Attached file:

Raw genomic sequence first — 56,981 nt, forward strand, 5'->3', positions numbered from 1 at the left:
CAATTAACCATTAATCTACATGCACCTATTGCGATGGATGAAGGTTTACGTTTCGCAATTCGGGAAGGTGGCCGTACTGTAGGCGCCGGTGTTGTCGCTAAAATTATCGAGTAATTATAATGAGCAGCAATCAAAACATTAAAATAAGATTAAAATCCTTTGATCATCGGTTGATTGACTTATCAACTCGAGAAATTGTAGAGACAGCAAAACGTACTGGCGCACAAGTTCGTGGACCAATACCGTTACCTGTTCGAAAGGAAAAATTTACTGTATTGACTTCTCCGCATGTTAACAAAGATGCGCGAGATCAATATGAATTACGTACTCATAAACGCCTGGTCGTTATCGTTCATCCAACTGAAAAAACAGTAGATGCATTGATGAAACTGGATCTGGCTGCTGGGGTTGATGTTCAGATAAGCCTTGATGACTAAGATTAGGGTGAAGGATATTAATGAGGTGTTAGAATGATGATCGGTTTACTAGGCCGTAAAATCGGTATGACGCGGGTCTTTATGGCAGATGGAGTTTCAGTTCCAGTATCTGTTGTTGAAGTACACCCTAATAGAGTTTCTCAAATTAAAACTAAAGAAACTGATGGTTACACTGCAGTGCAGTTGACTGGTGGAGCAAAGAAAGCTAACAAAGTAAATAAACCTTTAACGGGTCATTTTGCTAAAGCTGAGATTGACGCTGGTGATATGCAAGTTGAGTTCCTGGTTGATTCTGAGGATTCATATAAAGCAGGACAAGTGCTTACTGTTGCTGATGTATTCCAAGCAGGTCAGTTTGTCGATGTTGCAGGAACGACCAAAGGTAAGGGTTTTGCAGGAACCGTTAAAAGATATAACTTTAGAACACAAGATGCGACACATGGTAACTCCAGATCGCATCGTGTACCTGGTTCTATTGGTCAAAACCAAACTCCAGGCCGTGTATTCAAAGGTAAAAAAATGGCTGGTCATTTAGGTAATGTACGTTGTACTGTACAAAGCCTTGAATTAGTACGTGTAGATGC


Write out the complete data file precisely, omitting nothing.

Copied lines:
Raw genomic sequence first — 56,981 nt, forward strand, 5'->3', positions numbered from 1 at the left:
CAATTAACCATTAATCTACATGCACCTATTGCGATGGATGAAGGTTTACGTTTCGCAATTCGGGAAGGTGGCCGTACTGTAGGCGCCGGTGTTGTCGCTAAAATTATCGAGTAATTATAATGAGCAGCAATCAAAACATTAAAATAAGATTAAAATCCTTTGATCATCGGTTGATTGACTTATCAACTCGAGAAATTGTAGAGACAGCAAAACGTACTGGCGCACAAGTTCGTGGACCAATACCGTTACCTGTTCGAAAGGAAAAATTTACTGTATTGACTTCTCCGCATGTTAACAAAGATGCGCGAGATCAATATGAATTACGTACTCATAAACGCCTGGTCGTTATCGTTCATCCAACTGAAAAAACAGTAGATGCATTGATGAAACTGGATCTGGCTGCTGGGGTTGATGTTCAGATAAGCCTTGATGACTAAGATTAGGGTGAAGGATATTAATGAGGTGTTAGAATGATGATCGGTTTACTAGGCCGTAAAATCGGTATGACGCGGGTCTTTATGGCAGATGGAGTTTCAGTTCCAGTATCTGTTGTTGAAGTACACCCTAATAGAGTTTCTCAAATTAAAACTAAAGAAACTGATGGTTACACTGCAGTGCAGTTGACTGGTGGAGCAAAGAAAGCTAACAAAGTAAATAAACCTTTAACGGGTCATTTTGCTAAAGCTGAGATTGACGCTGGTGATATGCAAGTTGAGTTCCTGGTTGATTCTGAGGATTCATATAAAGCAGGACAAGTGCTTACTGTTGCTGATGTATTCCAAGCAGGTCAGTTTGTCGATGTTGCAGGAACGACCAAAGGTAAGGGTTTTGCAGGAACCGTTAAAAGATATAACTTTAGAACACAAGATGCGACACATGGTAACTCCAGATCGCATCGTGTACCTGGTTCTATTGGTCAAAACCAAACTCCAGGCCGTGTATTCAAAGGTAAAAAAATGGCTGGTCATTTAGGTAATGTACGTTGTACTGTACAAAGCCTTGAATTAGTACGTGTAGATGC